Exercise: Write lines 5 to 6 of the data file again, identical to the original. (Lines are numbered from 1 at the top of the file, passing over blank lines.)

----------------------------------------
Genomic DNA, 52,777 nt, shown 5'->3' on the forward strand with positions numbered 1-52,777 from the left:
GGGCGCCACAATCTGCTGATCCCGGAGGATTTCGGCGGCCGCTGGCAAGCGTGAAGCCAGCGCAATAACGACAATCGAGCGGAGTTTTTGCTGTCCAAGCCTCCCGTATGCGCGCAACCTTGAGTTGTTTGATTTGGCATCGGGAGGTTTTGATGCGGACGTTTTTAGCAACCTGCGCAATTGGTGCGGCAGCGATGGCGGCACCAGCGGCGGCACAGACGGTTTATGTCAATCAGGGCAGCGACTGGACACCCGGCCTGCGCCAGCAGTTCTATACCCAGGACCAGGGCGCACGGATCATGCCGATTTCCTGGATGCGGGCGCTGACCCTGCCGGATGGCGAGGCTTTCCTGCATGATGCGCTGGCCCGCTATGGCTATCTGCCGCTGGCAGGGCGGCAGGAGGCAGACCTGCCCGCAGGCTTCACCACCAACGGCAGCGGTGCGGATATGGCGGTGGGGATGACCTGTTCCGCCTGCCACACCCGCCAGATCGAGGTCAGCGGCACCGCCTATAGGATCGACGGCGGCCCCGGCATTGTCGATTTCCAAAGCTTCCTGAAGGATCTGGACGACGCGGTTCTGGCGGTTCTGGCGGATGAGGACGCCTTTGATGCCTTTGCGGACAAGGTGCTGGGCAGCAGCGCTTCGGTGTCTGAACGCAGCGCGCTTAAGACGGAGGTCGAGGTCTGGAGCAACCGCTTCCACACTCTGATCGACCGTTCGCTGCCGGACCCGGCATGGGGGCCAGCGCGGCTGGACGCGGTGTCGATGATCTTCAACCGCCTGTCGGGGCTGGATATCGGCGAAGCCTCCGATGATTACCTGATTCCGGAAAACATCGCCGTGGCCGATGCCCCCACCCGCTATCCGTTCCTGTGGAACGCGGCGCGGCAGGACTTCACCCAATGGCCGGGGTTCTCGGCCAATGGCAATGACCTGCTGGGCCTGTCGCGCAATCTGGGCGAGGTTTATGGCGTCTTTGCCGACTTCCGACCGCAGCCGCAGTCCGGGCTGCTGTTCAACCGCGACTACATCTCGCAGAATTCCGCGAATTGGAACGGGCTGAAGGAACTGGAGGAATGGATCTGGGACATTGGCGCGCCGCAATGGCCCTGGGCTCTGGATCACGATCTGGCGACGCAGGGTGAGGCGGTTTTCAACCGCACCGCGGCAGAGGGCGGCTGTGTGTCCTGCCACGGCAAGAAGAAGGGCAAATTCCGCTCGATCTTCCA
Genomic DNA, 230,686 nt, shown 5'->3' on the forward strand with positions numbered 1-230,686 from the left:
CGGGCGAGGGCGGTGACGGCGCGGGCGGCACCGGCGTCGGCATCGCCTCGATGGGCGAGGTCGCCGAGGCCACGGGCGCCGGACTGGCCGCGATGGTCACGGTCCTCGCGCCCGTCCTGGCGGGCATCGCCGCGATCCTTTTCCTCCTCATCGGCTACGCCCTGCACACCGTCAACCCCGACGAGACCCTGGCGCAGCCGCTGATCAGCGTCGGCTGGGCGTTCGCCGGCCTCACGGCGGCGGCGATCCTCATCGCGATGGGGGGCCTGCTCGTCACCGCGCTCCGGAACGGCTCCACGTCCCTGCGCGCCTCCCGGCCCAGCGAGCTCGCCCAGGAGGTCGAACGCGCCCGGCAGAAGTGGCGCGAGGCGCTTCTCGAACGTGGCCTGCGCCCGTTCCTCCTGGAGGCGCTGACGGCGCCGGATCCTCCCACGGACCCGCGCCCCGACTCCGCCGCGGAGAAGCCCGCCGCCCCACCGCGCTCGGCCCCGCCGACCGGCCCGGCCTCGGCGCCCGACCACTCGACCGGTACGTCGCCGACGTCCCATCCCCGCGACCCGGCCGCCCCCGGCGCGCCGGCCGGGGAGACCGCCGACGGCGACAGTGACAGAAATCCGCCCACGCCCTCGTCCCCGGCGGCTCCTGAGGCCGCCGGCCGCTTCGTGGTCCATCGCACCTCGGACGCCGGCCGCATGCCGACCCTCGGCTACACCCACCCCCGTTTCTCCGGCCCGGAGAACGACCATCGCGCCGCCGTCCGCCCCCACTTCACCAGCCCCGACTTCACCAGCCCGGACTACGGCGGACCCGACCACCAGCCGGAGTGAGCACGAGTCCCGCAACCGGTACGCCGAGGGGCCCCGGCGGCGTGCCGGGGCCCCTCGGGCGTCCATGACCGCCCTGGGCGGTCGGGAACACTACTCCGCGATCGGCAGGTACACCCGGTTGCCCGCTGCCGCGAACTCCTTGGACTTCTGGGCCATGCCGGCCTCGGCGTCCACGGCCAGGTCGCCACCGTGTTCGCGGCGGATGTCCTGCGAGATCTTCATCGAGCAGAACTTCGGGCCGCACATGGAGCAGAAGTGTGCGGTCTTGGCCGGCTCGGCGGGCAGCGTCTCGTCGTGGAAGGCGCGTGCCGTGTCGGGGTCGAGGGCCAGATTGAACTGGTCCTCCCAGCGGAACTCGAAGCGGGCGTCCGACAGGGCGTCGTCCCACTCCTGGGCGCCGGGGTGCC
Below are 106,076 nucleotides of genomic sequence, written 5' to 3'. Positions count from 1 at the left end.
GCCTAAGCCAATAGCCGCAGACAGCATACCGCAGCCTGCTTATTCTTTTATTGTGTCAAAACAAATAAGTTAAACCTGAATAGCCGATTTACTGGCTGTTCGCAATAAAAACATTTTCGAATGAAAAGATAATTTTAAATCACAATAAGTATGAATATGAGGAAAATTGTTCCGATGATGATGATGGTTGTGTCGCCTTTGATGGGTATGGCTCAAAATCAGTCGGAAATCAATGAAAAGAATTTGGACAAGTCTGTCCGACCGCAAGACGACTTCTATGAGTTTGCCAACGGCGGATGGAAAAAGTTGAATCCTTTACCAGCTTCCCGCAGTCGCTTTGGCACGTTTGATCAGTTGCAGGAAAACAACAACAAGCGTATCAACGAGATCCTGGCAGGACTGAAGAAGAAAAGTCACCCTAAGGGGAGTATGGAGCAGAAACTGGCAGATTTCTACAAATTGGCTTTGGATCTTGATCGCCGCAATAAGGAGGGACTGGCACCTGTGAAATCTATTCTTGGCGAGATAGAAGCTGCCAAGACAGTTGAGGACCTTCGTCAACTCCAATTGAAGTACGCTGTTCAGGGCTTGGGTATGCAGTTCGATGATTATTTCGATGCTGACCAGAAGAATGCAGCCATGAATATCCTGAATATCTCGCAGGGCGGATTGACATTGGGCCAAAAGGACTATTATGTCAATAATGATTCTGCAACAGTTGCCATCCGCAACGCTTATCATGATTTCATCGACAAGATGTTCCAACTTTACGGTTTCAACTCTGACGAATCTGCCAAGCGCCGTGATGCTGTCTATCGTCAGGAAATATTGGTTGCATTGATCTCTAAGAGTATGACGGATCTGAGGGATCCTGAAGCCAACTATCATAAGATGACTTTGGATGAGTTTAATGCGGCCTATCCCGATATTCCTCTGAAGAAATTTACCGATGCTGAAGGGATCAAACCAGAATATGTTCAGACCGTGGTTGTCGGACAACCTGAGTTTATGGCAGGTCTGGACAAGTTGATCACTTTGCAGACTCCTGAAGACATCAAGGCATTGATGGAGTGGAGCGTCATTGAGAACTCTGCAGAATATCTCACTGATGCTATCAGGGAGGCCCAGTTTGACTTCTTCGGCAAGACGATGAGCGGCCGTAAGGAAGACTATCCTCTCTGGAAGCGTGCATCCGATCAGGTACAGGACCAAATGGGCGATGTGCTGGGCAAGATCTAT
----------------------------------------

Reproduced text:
Below are 106,076 nucleotides of genomic sequence, written 5' to 3'. Positions count from 1 at the left end.
GCCTAAGCCAATAGCCGCAGACAGCATACCGCAGCCTGCTTATTCTTTTATTGTGTCAAAACAAATAAGTTAAACCTGAATAGCCGATTTACTGGCTGTTCGCAATAAAAACATTTTCGAATGAAAAGATAATTTTAAATCACAATAAGTATGAATATGAGGAAAATTGTTCCGATGATGATGATGGTTGTGTCGCCTTTGATGGGTATGGCTCAAAATCAGTCGGAAATCAATGAAAAGAATTTGGACAAGTCTGTCCGACCGCAAGACGACTTCTATGAGTTTGCCAACGGCGGATGGAAAAAGTTGAATCCTTTACCAGCTTCCCGCAGTCGCTTTGGCACGTTTGATCAGTTGCAGGAAAACAACAACAAGCGTATCAACGAGATCCTGGCAGGACTGAAGAAGAAAAGTCACCCTAAGGGGAGTATGGAGCAGAAACTGGCAGATTTCTACAAATTGGCTTTGGATCTTGATCGCCGCAATAAGGAGGGACTGGCACCTGTGAAATCTATTCTTGGCGAGATAGAAGCTGCCAAGACAGTTGAGGACCTTCGTCAACTCCAATTGAAGTACGCTGTTCAGGGCTTGGGTATGCAGTTCGATGATTATTTCGATGCTGACCAGAAGAATGCAGCCATGAATATCCTGAATATCTCGCAGGGCGGATTGACATTGGGCCAAAAGGACTATTATGTCAATAATGATTCTGCAACAGTTGCCATCCGCAACGCTTATCATGATTTCATCGACAAGATGTTCCAACTTTACGGTTTCAACTCTGACGAATCTGCCAAGCGCCGTGATGCTGTCTATCGTCAGGAAATATTGGTTGCATTGATCTCTAAGAGTATGACGGATCTGAGGGATCCTGAAGCCAACTATCATAAGATGACTTTGGATGAGTTTAATGCGGCCTATCCCGATATTCCTCTGAAGAAATTTACCGATGCTGAAGGGATCAAACCAGAATATGTTCAGACCGTGGTTGTCGGACAACCTGAGTTTATGGCAGGTCTGGACAAGTTGATCACTTTGCAGACTCCTGAAGACATCAAGGCATTGATGGAGTGGAGCGTCATTGAGAACTCTGCAGAATATCTCACTGATGCTATCAGGGAGGCCCAGTTTGACTTCTTCGGCAAGACGATGAGCGGCCGTAAGGAAGACTATCCTCTCTGGAAGCGTGCATCCGATCAGGTACAGGACCAAATGGGCGATGTGCTGGGCAAGATCTAT